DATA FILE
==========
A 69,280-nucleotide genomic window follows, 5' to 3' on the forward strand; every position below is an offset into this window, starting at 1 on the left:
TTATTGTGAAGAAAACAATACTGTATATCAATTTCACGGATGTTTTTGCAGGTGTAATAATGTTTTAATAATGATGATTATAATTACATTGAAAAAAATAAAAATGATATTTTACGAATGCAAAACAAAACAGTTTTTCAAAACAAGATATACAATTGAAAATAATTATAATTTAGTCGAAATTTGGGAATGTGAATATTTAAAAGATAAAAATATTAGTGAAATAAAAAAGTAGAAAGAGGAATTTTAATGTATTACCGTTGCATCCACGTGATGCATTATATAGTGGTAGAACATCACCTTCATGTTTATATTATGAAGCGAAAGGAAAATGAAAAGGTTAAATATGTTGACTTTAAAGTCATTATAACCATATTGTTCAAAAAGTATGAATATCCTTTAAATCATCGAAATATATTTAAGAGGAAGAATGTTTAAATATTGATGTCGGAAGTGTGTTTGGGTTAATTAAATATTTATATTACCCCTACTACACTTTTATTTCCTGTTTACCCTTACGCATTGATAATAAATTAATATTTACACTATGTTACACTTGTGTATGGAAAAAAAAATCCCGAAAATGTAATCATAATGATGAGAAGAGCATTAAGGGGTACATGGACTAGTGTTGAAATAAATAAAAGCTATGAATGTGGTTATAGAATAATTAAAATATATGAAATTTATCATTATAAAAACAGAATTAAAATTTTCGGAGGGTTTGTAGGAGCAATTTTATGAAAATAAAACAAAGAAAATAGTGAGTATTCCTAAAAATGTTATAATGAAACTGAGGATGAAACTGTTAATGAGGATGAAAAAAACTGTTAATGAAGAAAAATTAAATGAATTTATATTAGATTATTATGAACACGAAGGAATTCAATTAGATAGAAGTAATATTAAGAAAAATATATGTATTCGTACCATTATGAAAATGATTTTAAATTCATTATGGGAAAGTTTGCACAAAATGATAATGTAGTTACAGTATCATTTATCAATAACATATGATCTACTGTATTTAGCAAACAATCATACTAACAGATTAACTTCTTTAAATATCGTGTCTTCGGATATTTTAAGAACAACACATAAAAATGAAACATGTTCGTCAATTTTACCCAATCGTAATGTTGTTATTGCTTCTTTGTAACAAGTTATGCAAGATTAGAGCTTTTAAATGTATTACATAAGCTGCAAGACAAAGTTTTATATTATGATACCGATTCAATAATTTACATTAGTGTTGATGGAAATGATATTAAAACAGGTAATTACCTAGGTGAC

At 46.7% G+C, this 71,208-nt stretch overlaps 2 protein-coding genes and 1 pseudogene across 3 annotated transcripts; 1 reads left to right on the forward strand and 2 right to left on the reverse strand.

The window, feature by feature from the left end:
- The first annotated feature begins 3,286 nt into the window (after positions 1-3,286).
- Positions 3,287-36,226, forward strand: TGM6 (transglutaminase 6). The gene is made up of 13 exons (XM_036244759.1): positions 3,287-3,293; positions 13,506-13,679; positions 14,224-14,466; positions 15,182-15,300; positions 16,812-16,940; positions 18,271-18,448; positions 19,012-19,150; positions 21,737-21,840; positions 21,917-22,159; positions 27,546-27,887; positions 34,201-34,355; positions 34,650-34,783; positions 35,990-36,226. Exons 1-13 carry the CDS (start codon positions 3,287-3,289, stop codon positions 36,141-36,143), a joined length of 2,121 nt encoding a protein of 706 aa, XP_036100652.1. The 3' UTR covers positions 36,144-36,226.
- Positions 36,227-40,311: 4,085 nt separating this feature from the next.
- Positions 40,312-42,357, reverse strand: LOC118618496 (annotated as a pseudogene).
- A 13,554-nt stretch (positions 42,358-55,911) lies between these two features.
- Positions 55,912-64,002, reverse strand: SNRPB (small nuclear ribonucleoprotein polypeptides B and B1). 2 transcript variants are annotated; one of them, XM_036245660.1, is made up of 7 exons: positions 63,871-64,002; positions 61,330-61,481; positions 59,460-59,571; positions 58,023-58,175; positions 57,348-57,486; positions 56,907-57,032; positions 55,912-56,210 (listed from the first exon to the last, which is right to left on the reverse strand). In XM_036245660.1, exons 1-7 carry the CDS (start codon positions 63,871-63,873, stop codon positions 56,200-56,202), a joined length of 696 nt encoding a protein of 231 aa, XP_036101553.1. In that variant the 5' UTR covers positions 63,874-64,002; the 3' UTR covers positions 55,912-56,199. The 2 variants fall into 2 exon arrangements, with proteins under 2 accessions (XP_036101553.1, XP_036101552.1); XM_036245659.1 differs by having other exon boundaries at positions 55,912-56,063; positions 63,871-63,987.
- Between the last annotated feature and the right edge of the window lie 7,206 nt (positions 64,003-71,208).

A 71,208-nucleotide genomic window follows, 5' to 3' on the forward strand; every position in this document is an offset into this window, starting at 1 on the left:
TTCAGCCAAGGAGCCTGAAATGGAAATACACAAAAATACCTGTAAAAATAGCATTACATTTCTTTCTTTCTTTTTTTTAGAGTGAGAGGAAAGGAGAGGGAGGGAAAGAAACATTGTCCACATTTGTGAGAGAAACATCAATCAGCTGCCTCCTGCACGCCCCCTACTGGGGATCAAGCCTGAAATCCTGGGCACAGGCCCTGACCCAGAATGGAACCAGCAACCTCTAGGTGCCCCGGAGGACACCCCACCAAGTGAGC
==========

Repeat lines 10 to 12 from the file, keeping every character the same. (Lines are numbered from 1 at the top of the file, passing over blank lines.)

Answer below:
- Positions 55,912-64,002, reverse strand: SNRPB (small nuclear ribonucleoprotein polypeptides B and B1). 2 transcript variants are annotated; one of them, XM_036245660.1, is made up of 7 exons: positions 63,871-64,002; positions 61,330-61,481; positions 59,460-59,571; positions 58,023-58,175; positions 57,348-57,486; positions 56,907-57,032; positions 55,912-56,210 (listed from the first exon to the last, which is right to left on the reverse strand). In XM_036245660.1, exons 1-7 carry the CDS (start codon positions 63,871-63,873, stop codon positions 56,200-56,202), a joined length of 696 nt encoding a protein of 231 aa, XP_036101553.1. In that variant the 5' UTR covers positions 63,874-64,002; the 3' UTR covers positions 55,912-56,199. The 2 variants fall into 2 exon arrangements, with proteins under 2 accessions (XP_036101553.1, XP_036101552.1); XM_036245659.1 differs by having other exon boundaries at positions 55,912-56,063; positions 63,871-63,987.
- Between the last annotated feature and the right edge of the window lie 7,206 nt (positions 64,003-71,208).

A 71,208-nucleotide genomic window follows, 5' to 3' on the forward strand; every position in this document is an offset into this window, starting at 1 on the left: